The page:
Turning round failing change programmes
No organisation embarks on a project or programme to fail. Objectives are established, risks are assessed, teams are assembled, budget is allocated. Indeed, at the outset goals and objectives are generally clear and the strategy well defined. Somewhere down the line however, things often start to go wrong. According to one global report done by PricewaterhouseCoopers only 2.5% of companies successfully complete 100% of their projects and a further study put the cost to the global economy of IT programme failures at an eye watering $6.2 trillion a year.
Large scale programmes rarely run smoothly. They typically involve a complicated blend of people, processes and technology and potential disaster scenarios tend to evolve gradually, making it difficult to identify the root cause of the problems and initiate corrective action. Throwing more resource at the problem seldom fixes the situation, as failings are often subtle and interconnected. Once off track, turning a programme around can feel all but impossible.
The clarity an outside perspective brings
Getting a failing programme under control is all about conducting a blame-free, detailed review of the situation and then initiating a series of appropriate corrective actions to get things back on track and working towards the original objectives.
While technology issues tend to fall under the spotlight, we know that technology itself is rarely the cause of significant IT programme problems. Instead, it’s usually the management of the people and processes involved that trigger the most complicated and far-reaching difficulties.
The focal point for transforming potential failure into success is being able to objectively tune back in to the needs of the business – regardless of what may have gone wrong in the interim. It’s about being structured, sensible and realistic – asking the right questions to protect the existing investment, limit risk, keep costs under control and ultimately keep focused on leveraging the maximum RoI to turnaround the situation and manage it through to a successful conclusion.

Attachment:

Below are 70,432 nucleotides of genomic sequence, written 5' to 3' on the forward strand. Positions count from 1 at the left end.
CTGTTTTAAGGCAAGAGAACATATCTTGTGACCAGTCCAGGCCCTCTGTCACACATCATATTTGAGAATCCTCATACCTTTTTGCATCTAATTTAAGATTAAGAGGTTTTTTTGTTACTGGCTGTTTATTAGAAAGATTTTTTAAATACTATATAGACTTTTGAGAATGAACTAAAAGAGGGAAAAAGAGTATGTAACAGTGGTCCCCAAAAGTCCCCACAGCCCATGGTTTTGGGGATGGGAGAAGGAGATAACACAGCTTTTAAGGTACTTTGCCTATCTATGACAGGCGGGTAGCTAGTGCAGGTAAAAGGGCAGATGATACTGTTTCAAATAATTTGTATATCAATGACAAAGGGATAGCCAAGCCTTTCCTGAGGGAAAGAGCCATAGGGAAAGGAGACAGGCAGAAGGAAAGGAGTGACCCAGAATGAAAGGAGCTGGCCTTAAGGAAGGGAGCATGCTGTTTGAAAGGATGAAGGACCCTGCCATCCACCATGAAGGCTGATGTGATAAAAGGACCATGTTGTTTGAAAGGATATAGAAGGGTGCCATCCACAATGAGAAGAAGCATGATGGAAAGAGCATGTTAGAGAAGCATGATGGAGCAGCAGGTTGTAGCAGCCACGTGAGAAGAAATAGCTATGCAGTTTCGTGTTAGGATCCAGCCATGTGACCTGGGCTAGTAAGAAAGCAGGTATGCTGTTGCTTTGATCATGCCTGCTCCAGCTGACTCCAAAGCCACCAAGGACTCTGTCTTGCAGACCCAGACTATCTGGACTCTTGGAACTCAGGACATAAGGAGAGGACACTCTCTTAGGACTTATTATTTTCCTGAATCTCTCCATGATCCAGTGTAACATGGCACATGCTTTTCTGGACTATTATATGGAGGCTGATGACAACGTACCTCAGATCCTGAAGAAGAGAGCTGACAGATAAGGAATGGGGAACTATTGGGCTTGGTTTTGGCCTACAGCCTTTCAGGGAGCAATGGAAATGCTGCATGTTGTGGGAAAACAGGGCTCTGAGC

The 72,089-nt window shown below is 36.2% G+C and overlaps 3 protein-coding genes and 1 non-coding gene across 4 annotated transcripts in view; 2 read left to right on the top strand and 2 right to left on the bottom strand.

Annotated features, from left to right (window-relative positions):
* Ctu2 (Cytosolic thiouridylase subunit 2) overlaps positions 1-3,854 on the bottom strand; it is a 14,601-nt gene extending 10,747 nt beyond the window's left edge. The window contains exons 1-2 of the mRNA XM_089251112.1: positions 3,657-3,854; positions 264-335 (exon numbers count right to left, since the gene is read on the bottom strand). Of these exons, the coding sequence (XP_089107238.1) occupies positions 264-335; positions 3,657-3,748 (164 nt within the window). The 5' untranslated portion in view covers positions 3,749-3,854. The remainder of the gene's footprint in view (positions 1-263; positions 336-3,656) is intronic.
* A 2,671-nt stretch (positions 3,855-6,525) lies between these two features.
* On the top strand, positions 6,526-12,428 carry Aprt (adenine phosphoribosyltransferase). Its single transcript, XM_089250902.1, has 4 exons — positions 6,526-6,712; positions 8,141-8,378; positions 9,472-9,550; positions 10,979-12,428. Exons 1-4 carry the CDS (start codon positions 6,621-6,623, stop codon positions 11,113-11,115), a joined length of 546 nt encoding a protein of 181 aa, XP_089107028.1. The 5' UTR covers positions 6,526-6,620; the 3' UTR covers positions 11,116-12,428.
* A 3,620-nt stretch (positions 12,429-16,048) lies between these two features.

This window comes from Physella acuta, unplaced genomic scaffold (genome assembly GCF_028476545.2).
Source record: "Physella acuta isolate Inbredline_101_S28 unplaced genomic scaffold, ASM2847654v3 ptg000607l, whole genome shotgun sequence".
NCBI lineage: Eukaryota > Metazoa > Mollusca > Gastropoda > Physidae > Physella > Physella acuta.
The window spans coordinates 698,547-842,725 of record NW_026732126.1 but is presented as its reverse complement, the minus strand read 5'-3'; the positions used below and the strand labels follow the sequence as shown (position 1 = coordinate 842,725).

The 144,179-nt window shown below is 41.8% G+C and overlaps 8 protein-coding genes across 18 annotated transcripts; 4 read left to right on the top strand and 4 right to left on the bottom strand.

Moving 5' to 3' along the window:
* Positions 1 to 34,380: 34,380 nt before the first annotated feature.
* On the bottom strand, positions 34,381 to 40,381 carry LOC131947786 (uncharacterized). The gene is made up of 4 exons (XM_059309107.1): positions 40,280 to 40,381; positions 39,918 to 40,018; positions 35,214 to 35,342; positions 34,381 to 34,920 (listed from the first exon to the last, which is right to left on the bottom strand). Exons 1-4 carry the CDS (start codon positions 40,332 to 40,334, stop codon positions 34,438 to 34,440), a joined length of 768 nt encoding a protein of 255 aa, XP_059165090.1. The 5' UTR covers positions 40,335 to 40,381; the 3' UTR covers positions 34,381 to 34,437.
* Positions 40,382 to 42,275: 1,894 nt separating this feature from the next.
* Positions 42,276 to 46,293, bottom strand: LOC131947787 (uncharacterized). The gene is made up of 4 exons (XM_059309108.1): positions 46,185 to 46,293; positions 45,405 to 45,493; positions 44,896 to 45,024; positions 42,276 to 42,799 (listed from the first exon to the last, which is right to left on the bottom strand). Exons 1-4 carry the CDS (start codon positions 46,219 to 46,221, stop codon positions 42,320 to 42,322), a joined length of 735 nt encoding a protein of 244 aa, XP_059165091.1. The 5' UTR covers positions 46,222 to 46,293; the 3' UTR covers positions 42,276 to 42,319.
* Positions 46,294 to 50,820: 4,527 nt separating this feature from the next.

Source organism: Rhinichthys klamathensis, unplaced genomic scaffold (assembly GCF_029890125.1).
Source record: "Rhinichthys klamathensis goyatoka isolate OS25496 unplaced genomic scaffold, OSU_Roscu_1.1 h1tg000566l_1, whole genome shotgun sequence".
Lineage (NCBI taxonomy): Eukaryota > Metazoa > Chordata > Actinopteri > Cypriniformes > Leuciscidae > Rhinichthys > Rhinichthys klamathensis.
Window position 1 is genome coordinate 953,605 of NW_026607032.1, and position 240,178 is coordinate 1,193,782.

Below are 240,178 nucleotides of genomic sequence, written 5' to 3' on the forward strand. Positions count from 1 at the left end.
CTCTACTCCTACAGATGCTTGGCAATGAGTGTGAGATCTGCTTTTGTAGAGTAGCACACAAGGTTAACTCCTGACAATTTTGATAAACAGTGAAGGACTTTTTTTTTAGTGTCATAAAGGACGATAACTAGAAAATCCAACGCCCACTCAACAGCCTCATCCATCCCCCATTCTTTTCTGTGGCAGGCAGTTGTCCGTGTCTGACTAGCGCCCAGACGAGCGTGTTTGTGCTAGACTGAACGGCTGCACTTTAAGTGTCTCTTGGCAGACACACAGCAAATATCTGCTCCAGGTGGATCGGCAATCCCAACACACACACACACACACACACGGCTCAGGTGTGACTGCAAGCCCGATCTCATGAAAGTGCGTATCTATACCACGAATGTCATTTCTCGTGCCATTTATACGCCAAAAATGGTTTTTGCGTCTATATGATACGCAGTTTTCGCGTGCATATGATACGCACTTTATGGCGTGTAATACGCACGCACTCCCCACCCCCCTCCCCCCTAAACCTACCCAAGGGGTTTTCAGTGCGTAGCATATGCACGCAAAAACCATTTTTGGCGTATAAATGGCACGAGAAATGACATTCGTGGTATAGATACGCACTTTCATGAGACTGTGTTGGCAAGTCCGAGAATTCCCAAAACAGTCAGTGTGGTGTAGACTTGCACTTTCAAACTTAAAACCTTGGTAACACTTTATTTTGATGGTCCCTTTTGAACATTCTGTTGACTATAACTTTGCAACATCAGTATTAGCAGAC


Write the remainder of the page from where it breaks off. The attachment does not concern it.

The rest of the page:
It’s also important to understand that it can be difficult to come to terms with failure scenarios. So tackling these needs to be done with sensitivity; managing the diagnostic review and implementing the recovery plan with consideration and avoiding the blame culture so often associated with programme failure. And the recovery needs to be effected with structure and pace in order to release value back to the business as originally anticipated.
Telling it how it is
For example, we were asked to review a very high profile technology transformation programme for a global financial services data provider that had run into trouble whilst trying to consolidate its data centre footprint and adopt cloud technology across its extensive product portfolio. We worked with the business to understand what had gone wrong and, from there develop a recovery plan to get the programme back to where it needed to be.
From the outset it was clear that the programme had been approached purely as a technology implementation and that management had not fully engaged with the organisation’s operational teams and product business units to articulate the vision, business objectives and anticipated benefits. In short, the programme had not been structured to consider the needs of the business or focused on the required outcomes, and it most definitely hadn’t taken into account the scale of the change required or the impact this would have on the organisation.
In particular, at the point where the business needed to start the migration onto the new technology, the operational teams and product business units weren’t on board with the programme. Consequently, whilst costs had been incurred the business benefits were now at risk.
We restructured the programme to ensure it had the right focus on business change and, worked with all stakeholders to developed a delivery plan they could all sign up to and established a management organisation that could drive the implementation forwards. Once the programme was under control we provided a seamless transfer of ownership back to the client’s team, complete with a problem solving framework to prevent similar situations happening in the future.
Travelling in hope is not a strategy
When faced with a failing change programme business stakeholders quite rightly want to know how the situation has come about. All too often the answer is ‘one day at a time’ – failure scenarios tend to happen gradually and are often not picked up until it’s too almost late. Experience shows that addressing the problem sooner rather than later and working together to understand the root cause of failure and develop a sensible corrective action plan, will get your programme back on track.